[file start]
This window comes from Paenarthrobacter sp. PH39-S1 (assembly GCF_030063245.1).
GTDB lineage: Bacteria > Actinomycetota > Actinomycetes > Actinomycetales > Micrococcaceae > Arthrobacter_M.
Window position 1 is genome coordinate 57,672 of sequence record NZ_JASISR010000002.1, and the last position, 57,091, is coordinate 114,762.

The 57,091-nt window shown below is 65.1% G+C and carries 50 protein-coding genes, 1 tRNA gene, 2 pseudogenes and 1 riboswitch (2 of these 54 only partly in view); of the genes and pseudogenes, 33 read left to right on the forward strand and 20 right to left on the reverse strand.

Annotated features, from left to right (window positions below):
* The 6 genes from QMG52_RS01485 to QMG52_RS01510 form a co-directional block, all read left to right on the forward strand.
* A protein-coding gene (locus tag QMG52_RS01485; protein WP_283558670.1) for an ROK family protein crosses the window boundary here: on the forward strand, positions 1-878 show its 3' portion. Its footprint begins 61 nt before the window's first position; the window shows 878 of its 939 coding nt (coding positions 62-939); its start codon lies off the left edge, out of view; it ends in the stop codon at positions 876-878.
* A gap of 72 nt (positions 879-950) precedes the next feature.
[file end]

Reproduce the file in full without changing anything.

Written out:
This window comes from Paenarthrobacter sp. PH39-S1 (assembly GCF_030063245.1).
GTDB lineage: Bacteria > Actinomycetota > Actinomycetes > Actinomycetales > Micrococcaceae > Arthrobacter_M.
Window position 1 is genome coordinate 57,672 of sequence record NZ_JASISR010000002.1, and the last position, 57,091, is coordinate 114,762.

The 57,091-nt window shown below is 65.1% G+C and carries 50 protein-coding genes, 1 tRNA gene, 2 pseudogenes and 1 riboswitch (2 of these 54 only partly in view); of the genes and pseudogenes, 33 read left to right on the forward strand and 20 right to left on the reverse strand.

Annotated features, from left to right (window positions below):
* The 6 genes from QMG52_RS01485 to QMG52_RS01510 form a co-directional block, all read left to right on the forward strand.
* A protein-coding gene (locus tag QMG52_RS01485; protein WP_283558670.1) for an ROK family protein crosses the window boundary here: on the forward strand, positions 1-878 show its 3' portion. Its footprint begins 61 nt before the window's first position; the window shows 878 of its 939 coding nt (coding positions 62-939); its start codon lies off the left edge, out of view; it ends in the stop codon at positions 876-878.
* A gap of 72 nt (positions 879-950) precedes the next feature.